Blog & Articles
Deep vein thrombosis (DVT) has been in the news for all the wrong reasons recently, leaving many confused about what it is and its causes. Let’s look at three causes of deep vein thrombosis in the general population and how to minimise the risks.
For people with varicose veins in the legs, the painful symptoms are a daily challenge. Sometimes getting leg vein treatment immediately is not an option, perhaps because of location, pregnancy, or availability. In the meantime, could compression stockings help relieve the symptoms?
An initial assessment of suspected varicose or spider veins involves a careful comprehensive examination. It should include the patient’s medical history, physical examination, and a duplex ultrasound to identify the source of any vein abnormalities.
Varicose veins and spider veins can cause a lot of pain and discomfort. The only thing that will resolve the problem is to have them appropriately treated by a phlebologist, but in the meantime, we’ve put together a list of some ways you can relieve the pain in your legs.
Varicose veins are often dismissed as a cosmetic problem. These ropey, blue blood vessels that protrude the surface of the skin cause some people to shy away from baring their legs in shorts or dresses. But are they dangerous?
Some herbal supplements promise to reduce varicose vein symptoms, “support blood vessel health”, and “rapidly reduce venous congestion”, but are they effective?
Exercise is great for so many reasons. But can it also be credited with curing varicose veins? Let’s take a look at what varicose veins are and what causes them.
For some people, having itchy varicose veins is the first time they noticed their prominent veins could be more than just a cosmetic problem. Itchy varicose veins are one of several symptoms of venous insufficiency that may signal you have venous eczema.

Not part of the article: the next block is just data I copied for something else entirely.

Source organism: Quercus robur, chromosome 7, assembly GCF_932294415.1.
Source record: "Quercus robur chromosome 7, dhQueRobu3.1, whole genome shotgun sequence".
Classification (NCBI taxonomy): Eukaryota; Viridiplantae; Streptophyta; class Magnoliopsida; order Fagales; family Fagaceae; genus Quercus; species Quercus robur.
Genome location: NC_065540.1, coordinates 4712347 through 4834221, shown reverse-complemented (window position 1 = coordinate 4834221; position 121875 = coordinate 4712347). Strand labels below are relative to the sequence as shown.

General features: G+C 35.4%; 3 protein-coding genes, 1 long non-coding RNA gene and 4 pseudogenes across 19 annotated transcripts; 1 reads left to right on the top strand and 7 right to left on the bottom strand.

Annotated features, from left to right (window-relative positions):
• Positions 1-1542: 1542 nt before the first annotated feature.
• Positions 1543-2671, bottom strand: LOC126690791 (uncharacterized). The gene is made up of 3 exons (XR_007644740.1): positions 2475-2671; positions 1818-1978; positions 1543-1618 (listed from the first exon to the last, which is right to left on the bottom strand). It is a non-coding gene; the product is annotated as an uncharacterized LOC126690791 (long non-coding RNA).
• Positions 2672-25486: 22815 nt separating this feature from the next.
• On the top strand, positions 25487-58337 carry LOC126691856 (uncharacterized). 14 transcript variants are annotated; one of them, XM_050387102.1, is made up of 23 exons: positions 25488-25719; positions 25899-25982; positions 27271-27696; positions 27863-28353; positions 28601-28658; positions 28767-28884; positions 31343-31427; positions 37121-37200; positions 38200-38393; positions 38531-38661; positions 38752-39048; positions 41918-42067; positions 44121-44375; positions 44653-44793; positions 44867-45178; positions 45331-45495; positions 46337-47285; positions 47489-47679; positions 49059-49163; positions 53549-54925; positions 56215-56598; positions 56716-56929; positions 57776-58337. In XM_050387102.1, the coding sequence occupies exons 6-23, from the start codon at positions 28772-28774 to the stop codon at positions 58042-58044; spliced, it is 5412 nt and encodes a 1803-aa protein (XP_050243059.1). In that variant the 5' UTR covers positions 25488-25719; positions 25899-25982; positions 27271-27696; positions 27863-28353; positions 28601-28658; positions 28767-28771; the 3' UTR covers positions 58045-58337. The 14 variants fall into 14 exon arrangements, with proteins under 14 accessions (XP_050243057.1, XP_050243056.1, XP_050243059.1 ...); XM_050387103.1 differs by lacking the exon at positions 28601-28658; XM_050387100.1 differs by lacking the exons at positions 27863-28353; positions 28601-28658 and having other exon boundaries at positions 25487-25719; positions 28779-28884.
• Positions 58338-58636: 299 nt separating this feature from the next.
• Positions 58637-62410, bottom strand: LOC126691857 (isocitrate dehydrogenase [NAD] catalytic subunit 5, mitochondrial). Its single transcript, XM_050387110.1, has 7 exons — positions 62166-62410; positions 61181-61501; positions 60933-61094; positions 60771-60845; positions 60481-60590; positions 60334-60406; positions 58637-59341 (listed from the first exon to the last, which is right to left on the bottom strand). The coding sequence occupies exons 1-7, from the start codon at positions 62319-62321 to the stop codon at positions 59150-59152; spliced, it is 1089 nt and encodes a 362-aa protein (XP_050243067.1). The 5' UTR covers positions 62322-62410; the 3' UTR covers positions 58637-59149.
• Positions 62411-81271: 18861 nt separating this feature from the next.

The bluish veins that show up close to the surface of the skin on the inner or outer ankles and feet may have been there a while, and perhaps you feel a little unsure if they’re a problem. What are they? What causes them? Are they good, bad, or indifferent?
Hyperpigmentation is a darkening of the skin. It is a symptom of conditions in several different regions of the body. There are a couple of reasons why it is relevant to varicose veins, healing from sclerotherapy and a symptom of serious venous disease. It might look like a light brown discolouration or a dark shadow near the area of the vein.
The novel coronavirus (COVID-19) pandemic has resulted in elective surgeries in hospitals being postponed to divert those resources to managing the pandemic. However, the treatment of venous disease is important and must not be overlooked.
Varicose veins can affect people in several ways and one person’s journey may be different to another’s. If you are an active person, you may experience symptoms of varicose veins differently to someone who is say, in a sedentary job where they’re continually sitting.
Before we deal with this key question in-depth, it is useful to explain what spider veins are, and how they appear. The official medical term is telangiectasias and other descriptive terms often used are ‘broken capillaries’ or ‘thread veins’.